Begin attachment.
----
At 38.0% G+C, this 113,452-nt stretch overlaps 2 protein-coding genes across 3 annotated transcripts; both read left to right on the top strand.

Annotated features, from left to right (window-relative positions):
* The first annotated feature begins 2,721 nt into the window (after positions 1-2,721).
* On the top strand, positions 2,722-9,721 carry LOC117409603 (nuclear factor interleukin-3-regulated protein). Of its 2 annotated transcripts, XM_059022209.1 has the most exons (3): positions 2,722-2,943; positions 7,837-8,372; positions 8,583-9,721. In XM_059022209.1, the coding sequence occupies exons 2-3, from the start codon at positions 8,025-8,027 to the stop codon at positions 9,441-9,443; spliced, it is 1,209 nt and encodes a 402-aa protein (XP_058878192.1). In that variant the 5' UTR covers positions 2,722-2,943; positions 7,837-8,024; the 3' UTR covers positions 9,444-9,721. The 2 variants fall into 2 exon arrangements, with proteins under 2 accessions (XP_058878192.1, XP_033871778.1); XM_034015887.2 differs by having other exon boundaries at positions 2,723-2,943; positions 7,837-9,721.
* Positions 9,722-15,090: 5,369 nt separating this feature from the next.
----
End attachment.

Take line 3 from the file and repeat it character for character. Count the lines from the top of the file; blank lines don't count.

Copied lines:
* The first annotated feature begins 2,721 nt into the window (after positions 1-2,721).